mad till the marriage was solemnized. But next morning by light viewing of her before she was so gorgeously trim'd up, she was such a leașie, yellow, riveled, deformed creature, that he never lay with her, nor lived with her afterwards; and would say that he had married himself to a stinking house of office, painted over, and set out with fine garments: and so for grief consumed away in melancholy, and at last poysoned himself. Gomesius, lib. 3. de Sal. Gen. cap. 22." FARMER.
The allusion is to a story told by Gower in the first book De Confessione Amantis. Florent is the name of a knight who had bound himself to marry a deformed hag, provided she taught him the solution of a riddle on which his life depended.
This story might have been borrowed by Gower from au older narrative in the Gesta Romanorum.
STEEVENS. P. 23, l. 23
an aglet-baby;] i. e. a diminutive being, not exceeding in size the tag of a point,
An aglet-baby was a small image or head cut on the tag of a point or lace. That such figures were sometimes appended to them, Dr. Warburton has proved, by a passage in Mežeray, the French histori.
w.portant meme sur les aiguillettes (points ] des petites tetes de mort." MALONE.
P. 23, l. 25. though she have as many diseases as two and fifty horses:) I suspect this passage to be corrupt, though I know not how to rectify it. The fifty diseases of a horse seem to have been proverbial. MALONE.
P. 23, 1. 32. (and that is faults enough,)) And that one is itself a host of faults. MALONE.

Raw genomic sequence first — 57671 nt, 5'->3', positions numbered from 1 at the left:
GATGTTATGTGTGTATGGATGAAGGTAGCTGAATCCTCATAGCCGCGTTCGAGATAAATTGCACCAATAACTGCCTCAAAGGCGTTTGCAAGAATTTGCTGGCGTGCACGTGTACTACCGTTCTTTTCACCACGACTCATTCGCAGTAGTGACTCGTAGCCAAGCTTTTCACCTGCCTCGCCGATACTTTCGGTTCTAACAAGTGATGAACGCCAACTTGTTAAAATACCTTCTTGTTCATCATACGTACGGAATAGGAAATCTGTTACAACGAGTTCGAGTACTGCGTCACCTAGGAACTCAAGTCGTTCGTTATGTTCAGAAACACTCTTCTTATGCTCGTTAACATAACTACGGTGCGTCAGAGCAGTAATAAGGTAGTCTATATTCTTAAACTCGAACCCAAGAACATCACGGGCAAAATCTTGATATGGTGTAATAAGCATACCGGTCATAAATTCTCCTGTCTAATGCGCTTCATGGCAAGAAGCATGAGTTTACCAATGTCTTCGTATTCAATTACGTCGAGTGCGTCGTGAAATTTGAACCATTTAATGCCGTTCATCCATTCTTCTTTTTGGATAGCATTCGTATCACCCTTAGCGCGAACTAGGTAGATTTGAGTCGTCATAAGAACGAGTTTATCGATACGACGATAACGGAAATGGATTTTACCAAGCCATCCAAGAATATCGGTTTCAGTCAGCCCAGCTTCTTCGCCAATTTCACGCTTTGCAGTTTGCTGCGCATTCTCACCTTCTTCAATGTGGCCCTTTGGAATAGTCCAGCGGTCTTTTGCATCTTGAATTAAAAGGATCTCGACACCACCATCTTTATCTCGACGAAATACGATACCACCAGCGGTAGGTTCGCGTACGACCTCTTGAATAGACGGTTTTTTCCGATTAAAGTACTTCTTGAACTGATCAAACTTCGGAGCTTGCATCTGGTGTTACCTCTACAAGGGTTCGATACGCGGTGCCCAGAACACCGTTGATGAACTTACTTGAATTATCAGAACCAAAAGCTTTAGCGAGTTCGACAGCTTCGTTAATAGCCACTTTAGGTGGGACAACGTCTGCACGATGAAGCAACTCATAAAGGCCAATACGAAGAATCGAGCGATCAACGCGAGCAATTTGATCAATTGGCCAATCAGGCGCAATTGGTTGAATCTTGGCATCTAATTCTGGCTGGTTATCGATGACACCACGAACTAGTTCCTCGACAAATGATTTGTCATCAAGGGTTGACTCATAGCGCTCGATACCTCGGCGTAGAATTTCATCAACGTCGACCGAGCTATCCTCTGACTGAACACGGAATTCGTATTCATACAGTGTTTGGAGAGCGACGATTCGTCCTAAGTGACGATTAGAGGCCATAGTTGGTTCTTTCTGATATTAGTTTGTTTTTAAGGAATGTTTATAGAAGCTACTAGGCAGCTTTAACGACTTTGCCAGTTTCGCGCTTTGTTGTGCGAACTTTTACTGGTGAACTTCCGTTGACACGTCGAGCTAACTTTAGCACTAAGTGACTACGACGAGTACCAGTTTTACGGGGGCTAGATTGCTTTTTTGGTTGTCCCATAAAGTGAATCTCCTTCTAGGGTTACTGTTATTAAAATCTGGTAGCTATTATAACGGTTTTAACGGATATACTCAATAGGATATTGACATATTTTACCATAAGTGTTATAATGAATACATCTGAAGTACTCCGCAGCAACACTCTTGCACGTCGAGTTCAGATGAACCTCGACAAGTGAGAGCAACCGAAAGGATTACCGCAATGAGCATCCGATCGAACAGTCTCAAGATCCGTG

P. 25, 1. 34. shrewd ,) here means, having the qualities of a shrew. The adjective is now used only in the sense of acute, intelligent. MALONX. I believe shrewd only signifies bitter; severe.
STEEVENS. P. 2/1, l. 21. he'll rail in his rope tricks.] This is obscure. Sir Thomas Hanmer reads he'll rail in his rhetorick: I'll tell you, etc. Rhetorick agrees very well with figure in the succeeding part of the speech, yet I am inclined to believe that rope. tricks is the true word. JOHNSON.
In Romeo and Juliet, Shakspeare uses ropery for roguery, and therefore certainly wrote rope-tricks.
Rope-tricks we may suppose to mcan tricks of wich the contriyer would deserve the rope.
STEEVENS Rope-tricks is cerlainly right. - Ropery or ropetricks originally signified abusive language, without any determinate idea; such language as parrots are taught to speak. MALONE.
P. 25 l. 22. she stand him -] i. e. withstand, resist him. STEEVENS.
P. 24, 1. 24. 25.
that she shall have 120 more eyes to see withal than a cat:] The humour of this passage I do not understand. This animal is remarkable for the keenness of its sight.
STBEVENS. It may mean, that he shall swell up her eyes with blows, till she shall seem to peep with a contracted pupil, lihe a cat in the light. JOHNSON.
P. 24, 1. 27. Keep is custody. The strongest part of an ancient castle was called the keep. ST&EVENS. P. 24, last I. - To take order is to take measures.
STBEVENS. P. 25, 1. 8. Seen is versed, practised. STERVENS.
P. 25, 1. 23. see that at any hand;).i. e. at all events. STEEVENS.
P. 27, l. 18. and trumpets' clang?] Probably the word clang is here used adjectively, as in the Para. dise Lost, B. XI. v. 83'4, and not as a verb:
,, an island salt and bare,
clang." T. WARTON. I believe Mr. Warton is mistaken. Clang , as a substantive, is used in The Noble Gentleman of Beaumont and Fletcher:
„I hear the clang of trumpets in this house." The Trumpets' clang is certainly the clans of trumpets, and not an epithet bestowed on those instruments. STEEVENS.
P. 27, 1. 20. - so great a blow to the ear,] The old copy reads to hear. STLEVENS.
This aukward phrase could never come from Shakspeare. He wrote, without question, so great a blow to th' ear.
WARBURTON. P. 27, l. 22. fear boys with bugs.) i. e. with bug. bears. STEEVENS.